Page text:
Reviewed by Gloria Feit, December 2012.

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A Cup Full of M idnightA Cup Full of Midnight
Jaden Terrell
Permanent Press, August 2012
ISBN: 978-1-57962-225-1
Hardcover

Jared McKean, 36 years of age and now a private detective after seven years with the Nashville Metro Police Department, has gone, as he describes it, from “uniformed patrol officer to undercover vice officer to homicide detective to outsider.”  Now he has his most important client ever:  his nephew, Josh.  Josh and his sister, 14-year-old Caitlin, are as close to him as anyone in his life, the boy feeling closer to him than to his own father. Lately Josh’s life has been in a state of upheaval, having not long ago come out of the closet and left home to live with Sebastian Parker, known as “Razor,” the sociopath who’d seduced him [a man in his late 20’s to Josh’s 16]. After the latter’s murder a few days before, Josh had attempted suicide, and now ‘hires’ Jared to find out who killed Razor.  No simple task, since he seems to have engendered hatred in most everyone whose path he crossed.  In what appears to be a ritual killing, he had been slashed to death, emasculated, eviscerated, and his body placed on a pentagram, surrounded by occult symbols.

The novel is a cautionary tale of disenchanted youth and the Goth sub-culture, “vampire wannabees.”  I was initially – but only initially – unsure whether this was a book for me, agreeing with the protagonist when he says “I didn’t believe in magic spells or voodoo curses.  I didn’t believe in vampires or witches or things that go bump in the night.  The only monsters I had ever seen were human.”

This is the second in the Jared McKean series, following the terrific Racing the Devil, and it doesn’t disappoint.  Jared’s “ex” hits the nail on the head in explaining why she couldn’t stay married to him, citing his career choice:  “It’s not what you do; it’s who you are. You’re a hero waiting for something to die for.”  Jared is a fascinating protagonist.  Still on good terms with his ex-wife [now re-married and in her ninth month of pregnancy], they are both devoted to their eight-year-old Down Syndrome son, Paulie.  He shares a ranch with his best childhood friend, Jay, now battling AIDS, and his three horses:  Dakota, the rescued Arabian; Crockett, the Tennessee Walker; and Tex, the palomino gelding Quarter Horse. As the investigation continues, several suspects emerge, and Jared’s investigation puts his life, and that of his nephew, at risk, and he becomes even more relentless.  Well-plotted, the book has more than one heart-stopping moment.  It was a very good read, and is recommended.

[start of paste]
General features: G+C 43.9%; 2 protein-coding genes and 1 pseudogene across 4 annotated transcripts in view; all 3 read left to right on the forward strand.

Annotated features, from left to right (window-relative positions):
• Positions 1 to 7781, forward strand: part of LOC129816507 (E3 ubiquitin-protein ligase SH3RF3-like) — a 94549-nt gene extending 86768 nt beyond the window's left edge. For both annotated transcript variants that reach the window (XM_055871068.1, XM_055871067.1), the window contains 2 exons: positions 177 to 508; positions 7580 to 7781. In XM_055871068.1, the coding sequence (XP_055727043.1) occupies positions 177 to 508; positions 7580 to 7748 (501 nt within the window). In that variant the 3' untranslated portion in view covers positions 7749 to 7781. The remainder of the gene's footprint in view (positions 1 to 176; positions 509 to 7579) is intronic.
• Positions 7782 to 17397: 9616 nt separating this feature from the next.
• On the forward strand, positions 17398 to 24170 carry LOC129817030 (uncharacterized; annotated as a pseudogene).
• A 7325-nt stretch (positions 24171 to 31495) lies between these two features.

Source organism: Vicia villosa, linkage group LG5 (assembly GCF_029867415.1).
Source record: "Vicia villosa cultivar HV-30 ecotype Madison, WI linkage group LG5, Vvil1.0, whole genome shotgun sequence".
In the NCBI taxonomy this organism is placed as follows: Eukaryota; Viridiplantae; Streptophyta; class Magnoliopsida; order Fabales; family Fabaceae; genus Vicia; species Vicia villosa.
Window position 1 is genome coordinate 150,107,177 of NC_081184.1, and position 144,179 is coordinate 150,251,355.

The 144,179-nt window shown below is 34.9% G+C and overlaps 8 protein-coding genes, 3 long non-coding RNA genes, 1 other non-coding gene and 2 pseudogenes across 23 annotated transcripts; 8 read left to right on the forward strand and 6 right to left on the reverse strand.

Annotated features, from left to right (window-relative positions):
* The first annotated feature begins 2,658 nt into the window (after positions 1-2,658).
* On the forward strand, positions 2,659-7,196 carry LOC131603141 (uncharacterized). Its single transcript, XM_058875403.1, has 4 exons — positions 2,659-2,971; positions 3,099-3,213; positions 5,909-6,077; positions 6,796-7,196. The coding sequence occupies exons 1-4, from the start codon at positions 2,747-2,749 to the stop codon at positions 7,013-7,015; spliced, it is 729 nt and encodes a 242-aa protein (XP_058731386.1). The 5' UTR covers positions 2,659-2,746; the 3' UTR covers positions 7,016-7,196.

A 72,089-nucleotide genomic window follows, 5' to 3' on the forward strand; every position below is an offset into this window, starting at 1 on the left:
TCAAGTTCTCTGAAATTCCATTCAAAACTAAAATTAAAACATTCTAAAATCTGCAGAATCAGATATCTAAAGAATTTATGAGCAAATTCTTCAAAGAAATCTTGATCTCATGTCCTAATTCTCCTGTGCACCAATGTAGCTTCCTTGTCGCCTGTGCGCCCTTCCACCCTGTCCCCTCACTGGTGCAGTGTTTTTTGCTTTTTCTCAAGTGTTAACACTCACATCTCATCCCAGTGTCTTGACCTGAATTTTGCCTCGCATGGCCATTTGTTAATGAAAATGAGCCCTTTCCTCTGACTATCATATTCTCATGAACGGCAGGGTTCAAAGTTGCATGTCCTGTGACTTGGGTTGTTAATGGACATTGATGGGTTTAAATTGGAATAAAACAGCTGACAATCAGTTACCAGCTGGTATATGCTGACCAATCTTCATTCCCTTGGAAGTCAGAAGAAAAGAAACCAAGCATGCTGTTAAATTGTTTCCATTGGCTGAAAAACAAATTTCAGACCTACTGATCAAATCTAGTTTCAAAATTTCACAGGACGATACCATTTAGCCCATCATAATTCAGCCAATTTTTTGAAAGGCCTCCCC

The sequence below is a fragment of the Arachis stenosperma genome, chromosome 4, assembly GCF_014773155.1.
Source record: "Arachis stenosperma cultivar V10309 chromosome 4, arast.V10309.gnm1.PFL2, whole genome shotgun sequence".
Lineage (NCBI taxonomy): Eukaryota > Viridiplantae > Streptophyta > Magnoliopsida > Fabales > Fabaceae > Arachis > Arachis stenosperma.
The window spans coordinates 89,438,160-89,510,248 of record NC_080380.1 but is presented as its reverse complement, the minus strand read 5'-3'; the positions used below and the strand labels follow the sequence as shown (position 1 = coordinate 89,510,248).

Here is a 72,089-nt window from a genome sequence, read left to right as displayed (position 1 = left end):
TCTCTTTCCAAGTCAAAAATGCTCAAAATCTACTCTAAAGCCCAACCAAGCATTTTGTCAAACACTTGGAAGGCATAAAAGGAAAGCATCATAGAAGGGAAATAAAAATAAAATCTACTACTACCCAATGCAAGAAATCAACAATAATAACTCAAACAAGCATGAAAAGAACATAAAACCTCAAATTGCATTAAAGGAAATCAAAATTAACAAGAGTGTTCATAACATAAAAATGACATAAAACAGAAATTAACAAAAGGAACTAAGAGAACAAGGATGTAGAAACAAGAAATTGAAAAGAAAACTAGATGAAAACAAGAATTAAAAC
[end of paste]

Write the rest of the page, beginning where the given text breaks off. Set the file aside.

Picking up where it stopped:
Reviewed by Gloria Feit, January 2013.

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Chance of a GhostChance of a Ghost
E.J. Copperman
Berkley Prime Crime, February 2013
ISBN: 978-0-425-25168-3
Mass Market Paperback

Alison Kerby returns in the fourth Haunted Guesthouse Mystery series by E.J. Copperman.  Alison, a single mother in her late thirties, runs a guesthouse in her childhood hometown of Harbor Haven, on the Jersey Shore, inhabited by her and her precocious ten-year-old daughter, as well as Maxie Malone, Alison’s resident Internet expert, and Paul, an English/Canadian professor turned detective, both of whom have lived there since before their deaths.  It would seem that Alison and her daughter, as well as her mother, are the only ones who can see the ghosts.

At Paul’s urging, Alison had obtained a private-investigator’s license, and her services as such are sought by her mother’s own ghostly friend, who wants Alison to find out who killed him.  While his death six months previously was deemed to have been of natural causes, he is convinced he was murdered.  The investigation morphs into a search for the ghost of Alison’s father, who died five years ago, but whose ghost has been strangely absent of late.  She is aided in her efforts by her mother, her daughter, her best friend Jeannie, and her present [living] houseguest, who is a retired cop and delighted at the opportunity to do what he did best, and misses a lot, as well as by Paul and Maxie [who Alison refers to as her  two “non-breathing squatters”].

As with every book in the series, this newest entry contains the same unbeatable combination:  a terrific plot and great if quirky humor [if you like that sort of thing – and I do!!].  I particularly loved the line about the heating system in Alison’s ancient Volvo, which was “roughly as efficient as the United States Congress, which is to say it made a lot of noise but got very little done.”  The protagonist’s slightly bemused attitude toward the apparent fact that ghosts actually exist, and that some people could see/hear them, seems perfectly reasonable.  This book, as were the earlier entries in the series, is thoroughly delightful, and highly recommended.

Reviewed by Gloria Feit, February 2013.

Book Reviews: The Age of Doubt by Andrea Camilleri, Elegy for Eddie by Jacqueline Winspear, Capitol Murder by Phillip Margolin, and The Riptide Ultra-Glide by Tim Dorsey

The Age of DoubtThe Age of Doubt
Andrea Camilleri
Translated by Stephen Sartarelli
Penguin, June 2012
ISBN 978-0-14-312092-6
Trade Paperback